Tuesday, April 01, 2008

Thank You King Abdullah of Saudi Arabia


This past week saw the most astonishing piece of news. It deserves significantly more coverage by the media than it has received.

King Abdullah of Saudi Arabia has offered to hold an interfaith conference with Christians and Jews.

People are suspicious of his motivation. I am not. I welcome the news.

I concede that, in part, he may be motivated by a realization that a particular view of Islam that he does not personally share, is gaining traction in parts of Saudi Arabia. Many of his oil resources are in a traditionally Shi’a part of his Kingdom, but his royal line is Sunni.

Maybe he senses the growing ability of Al Qaida to regroup, and he fears a withering US resolve to fight it.

Maybe he is concerned that thirty years from now his oil resources will be depleted or irrelevant to the world economy, and he understands the need to modernize and integrate his country in the post-oil global economy.

But maybe he truly appreciates verse 5:48 of the Quran that does not talk of conquering other religions but in essence states that Muslims are to compete in righteousness with Christians and Jews.

“Then we revealed to you this scripture, truthfully, confirming previous scriptures, and superseding them. You shall rule among them in accordance with God’s revelations, and do not follow their wishes if they differ from the truth that came to you. For each of you, we have decreed laws and different rites. Had God willed, He could have made you one congregation. But He thus puts you to the test through the revelations He has given each of you. You shall compete in righteousness. To God is your final destiny--all of you--then He will inform you of everything you had disputed.”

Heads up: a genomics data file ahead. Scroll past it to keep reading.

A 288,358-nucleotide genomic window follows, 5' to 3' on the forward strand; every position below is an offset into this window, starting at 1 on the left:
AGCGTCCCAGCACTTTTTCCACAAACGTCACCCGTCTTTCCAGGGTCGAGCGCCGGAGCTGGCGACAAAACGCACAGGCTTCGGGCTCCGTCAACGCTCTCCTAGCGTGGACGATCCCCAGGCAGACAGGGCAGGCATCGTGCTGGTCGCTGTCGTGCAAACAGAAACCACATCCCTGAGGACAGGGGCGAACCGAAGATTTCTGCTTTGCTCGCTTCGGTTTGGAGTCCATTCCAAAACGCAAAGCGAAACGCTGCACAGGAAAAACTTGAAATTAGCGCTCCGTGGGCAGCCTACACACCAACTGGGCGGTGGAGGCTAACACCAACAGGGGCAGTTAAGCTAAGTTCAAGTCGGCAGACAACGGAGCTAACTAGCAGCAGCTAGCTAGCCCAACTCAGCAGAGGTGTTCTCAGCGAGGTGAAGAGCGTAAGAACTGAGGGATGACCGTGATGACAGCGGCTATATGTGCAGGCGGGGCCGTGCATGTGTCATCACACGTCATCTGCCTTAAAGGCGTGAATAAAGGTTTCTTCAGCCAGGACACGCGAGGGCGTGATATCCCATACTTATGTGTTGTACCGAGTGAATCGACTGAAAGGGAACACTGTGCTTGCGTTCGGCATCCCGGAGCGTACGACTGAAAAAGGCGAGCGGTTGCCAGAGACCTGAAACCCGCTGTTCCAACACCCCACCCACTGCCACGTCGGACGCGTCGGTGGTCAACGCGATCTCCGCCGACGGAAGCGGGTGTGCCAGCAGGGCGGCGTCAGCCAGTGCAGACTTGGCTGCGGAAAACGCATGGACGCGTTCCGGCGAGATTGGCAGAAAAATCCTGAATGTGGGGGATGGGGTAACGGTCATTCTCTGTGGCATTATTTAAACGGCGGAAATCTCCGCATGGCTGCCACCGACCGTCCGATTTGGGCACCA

No matter the motive, the King’s openness to religious dialogue is the light that can redirect the Middle-East away from the abyss.

David Ben-Gurion, Israel’s first Prime Minister, mistakenly believed that Israel should keep religion out of the discourse between Israel and her neighbors.

But here we are. The issue always was and still is whether a Jewish State can peacefully and prosperously exist within a Middle-East that is dominated by Muslims.

I say it can, but only after religious dialogue and rapprochement.

It is time to speak frankly and honestly about religion.

It is time to spread the word within Islam that Jews are not evil, that Jews do not drink Muslim blood, and that Jews do not want to kill or displace all Arabs from the Nile to the Euphrates.

It is time to speak frankly about what is, and is not Islamic holy land, Jewish holy land and Christian holy land.

It is time to speak about what is and is not freedom, what are human rights, and what is demeaning about subrogation rules such as dhimmi.

It is time to confirm that Israel is not a Christian outpost and not the continuation of the Crusades.

It is time to present evidence and discuss whether or not the site of the Jewish Temple is where the Jews say it is, and whether or not Muhammad’s night journey occurred on this same property. There is no point fighting over land if one of the parties concludes it may be mistaken about location after all.

There is much to discuss in the interfaith dialogue. A great deal of good can come from it because there will be no peace in this land without religious harmony.

Each religion must do more than tolerate the others. Each would be well served to embrace the vision of verse 5:48 of the Quran regarding God’s choice in purposefully making separate congregations to compete in righteousness.

With this in mind, it is time for Israel to ask the entire Muslim world to live side by side with the single Jewish State. It is time for Israel to humbly ask its neighbors for a sufficient plot of land to properly compete in righteousness. To properly compete, Israel must be large enough to be independently viable and successful on its own.

It is time for a larger Israel—one that will still be less than 1% of the land on which Muslims live, but one that will live peacefully with its larger neighbors and righteously contribute to the benefit of all humankind.

King Abdullah, I sincerely thank you for offering to hold an interfaith conference. It’s high time one occurs.

--David Naggar